I am the person who always re- craving, where he could do it to
moves his hat when in an ele- his heart's content,
vator, and then stares fixedly at British Columbia's inward idea
those men who do not. I am the is let the man get drunk, then say
person who looks enquiringly at "Why arrest the drunken man,
female orators until they lose their every business has its show win-
composure,   . dow."
I nm tho person who is called n Mr. D. Parrish.
UniVERSITV BOOH STORE
Hrs.: 9 a.m. to 5 p.m.; Saturdays 9 a.m. to noon
LOOSE LEAF NOTE BOOKS, EXERCISE BOOKS AND
SCRIBBLERS
AT REDUCED PRICES
Graphic Engineering Paper, Biology Paper
Looso Leaf Refills, Fountain Pens and Ink
and Drawing Instruments
OWNED AND OPERATED BY THE UNIVERSITY OF B.C. WARREN SEES BRIGHT
FUTURE IN GEOLOGY
By LAURA HAAHTI
"THERE is always lots of room at the top for a good
man."
This is the opinion passed by Dr. H. V. Warren, UBC
professor  of Geology  on the  prospects  for  veterans  in
geological engineering.
Dr. Warren stated   there   is   a       —^^———————
need for first class engineers with
oil and mining concerns, with the
Department of Mines, with the
Canadian Geological Survey, or in
foreign service.
Weighing the present number of
trained geologists against the demand for them, ne asserted that
the scales tip favorably for future
geological engineers.
Compared with Britain and the
United States, Canada lags behind
in producing trained geologists and
geographers to exploit her resources.
The professor of geology felt
that, although the demands are
rigorous, the prospects for geologists are good. Salaries range
from $100 a month to 9100 a day,
and there are good chances for
promotions. During training, veterans have n preference in getting
summer jobs with big companies.
LONG TRAINING
The long training—a possible
eight years of university work, the
rough, lonely life, and the exacting requirements of geological engineering made it unattractive to
some students. To them, Dr. Warren had a word of caution. "Don't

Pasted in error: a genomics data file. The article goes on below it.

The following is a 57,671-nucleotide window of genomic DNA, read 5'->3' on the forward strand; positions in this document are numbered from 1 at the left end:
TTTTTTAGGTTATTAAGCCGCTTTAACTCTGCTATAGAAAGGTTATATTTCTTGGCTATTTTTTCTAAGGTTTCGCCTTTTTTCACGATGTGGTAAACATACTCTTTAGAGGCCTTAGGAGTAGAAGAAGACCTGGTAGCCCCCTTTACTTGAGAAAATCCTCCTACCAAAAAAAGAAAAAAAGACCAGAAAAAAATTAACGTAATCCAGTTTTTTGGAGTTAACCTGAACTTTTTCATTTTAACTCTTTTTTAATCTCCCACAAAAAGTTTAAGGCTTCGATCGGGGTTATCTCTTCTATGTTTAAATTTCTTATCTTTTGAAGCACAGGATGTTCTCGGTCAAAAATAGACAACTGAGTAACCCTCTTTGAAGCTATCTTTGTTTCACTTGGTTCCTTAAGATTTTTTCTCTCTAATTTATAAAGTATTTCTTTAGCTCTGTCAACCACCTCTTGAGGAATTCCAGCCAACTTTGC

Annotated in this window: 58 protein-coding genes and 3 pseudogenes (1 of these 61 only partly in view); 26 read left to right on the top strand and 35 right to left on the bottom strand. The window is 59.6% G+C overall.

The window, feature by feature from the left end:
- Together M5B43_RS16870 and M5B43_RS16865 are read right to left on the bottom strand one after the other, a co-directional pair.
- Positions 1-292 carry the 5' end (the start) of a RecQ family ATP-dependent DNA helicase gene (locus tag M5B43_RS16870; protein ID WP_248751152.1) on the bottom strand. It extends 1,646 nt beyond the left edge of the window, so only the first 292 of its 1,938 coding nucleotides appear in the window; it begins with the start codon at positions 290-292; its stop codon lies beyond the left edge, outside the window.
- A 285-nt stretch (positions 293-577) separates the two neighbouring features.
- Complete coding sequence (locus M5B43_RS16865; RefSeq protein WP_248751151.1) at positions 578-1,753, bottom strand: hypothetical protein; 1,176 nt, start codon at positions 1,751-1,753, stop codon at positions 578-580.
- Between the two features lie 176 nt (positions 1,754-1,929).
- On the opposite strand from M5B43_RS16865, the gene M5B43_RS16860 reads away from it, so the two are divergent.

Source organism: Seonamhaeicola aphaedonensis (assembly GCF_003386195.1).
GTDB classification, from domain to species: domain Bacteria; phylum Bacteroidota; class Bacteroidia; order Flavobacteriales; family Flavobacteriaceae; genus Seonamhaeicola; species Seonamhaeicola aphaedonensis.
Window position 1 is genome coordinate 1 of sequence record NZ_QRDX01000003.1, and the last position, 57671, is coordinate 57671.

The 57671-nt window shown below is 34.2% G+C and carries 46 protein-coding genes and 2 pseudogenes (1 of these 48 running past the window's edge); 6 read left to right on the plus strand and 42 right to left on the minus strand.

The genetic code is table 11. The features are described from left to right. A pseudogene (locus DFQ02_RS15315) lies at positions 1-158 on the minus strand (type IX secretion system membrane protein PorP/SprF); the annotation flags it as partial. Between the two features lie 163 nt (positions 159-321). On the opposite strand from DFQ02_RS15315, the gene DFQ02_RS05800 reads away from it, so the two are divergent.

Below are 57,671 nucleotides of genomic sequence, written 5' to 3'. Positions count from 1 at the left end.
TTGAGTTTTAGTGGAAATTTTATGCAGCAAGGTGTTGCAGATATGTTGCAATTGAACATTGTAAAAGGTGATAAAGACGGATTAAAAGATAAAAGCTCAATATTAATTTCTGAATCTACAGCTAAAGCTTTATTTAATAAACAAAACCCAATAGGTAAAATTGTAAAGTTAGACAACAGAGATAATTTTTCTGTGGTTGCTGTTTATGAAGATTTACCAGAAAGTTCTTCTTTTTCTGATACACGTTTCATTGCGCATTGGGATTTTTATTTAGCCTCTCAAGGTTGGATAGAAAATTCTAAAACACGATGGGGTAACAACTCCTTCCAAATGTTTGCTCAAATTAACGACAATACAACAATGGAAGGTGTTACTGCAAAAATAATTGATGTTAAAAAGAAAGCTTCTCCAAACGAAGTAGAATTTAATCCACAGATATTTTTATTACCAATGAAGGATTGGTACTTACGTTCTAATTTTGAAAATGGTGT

choose the profession for monetary
returns; choose it if you like the
work."
Dr. Warren emphasized that dependability was a prerequisite for
the profession. Because a geologist
is his "own boss" with no one to
check him, he needs "character
before brains" according to Dr.
Warren. Companies also like their
engineers to be athletic so that
they can withstand the hard life.
UBC Nudes Worry
President Allan
By H. M GOWANS
THE case of the UBC Nudes has
yet to be concluded.
The first development ln the
mystery occurred when the nudes,
unexplained, graced the office of
AMS president Allan Ainsworth.
Before warning the Beacon and the
State to take their publicity elsewhere. Ainsworth wu informed by
Mrs. Eva Bene that she had donated
the painting to UBC. Depicting
Venus and Bacchus, the peJntlng
wu the work of Flemish and
French classicists.
Of artistic interest to aesthetics,
end of curiosity to others, the
painting mystery had been a source
of much amusement to every one.
That is, everyone but Mr. Ainsworth, who informed the Ubyssey
that the picture would be in the
hands of the Art Committee. Hence
he had phoned Dr. G. M. Shrum
who had told him to phone Mr.
Lee who had told him to phone
Dr. Shrum. Although it is to be
displayed hi one of the new permanent buildings, Ainsworth still
doesn't know where the temporary
resting place of Venus and Bacchus
will be, nor when the picture will
be removed from his office.
"I hope they find some other
place for it soon," he said, "I don't
like having it around my office."
"You see it's quite valuable."
CUP Correspondent   Covers The
Great Army  Muskox Operation
"NO CHANCE yet for other interviews. Equipped today,
will sleep in igloo. Will be flying in tests for supply planes
and drive a snowmobile."
This terse message is the first indication received by
member papers of the Canadian University Press that a CUP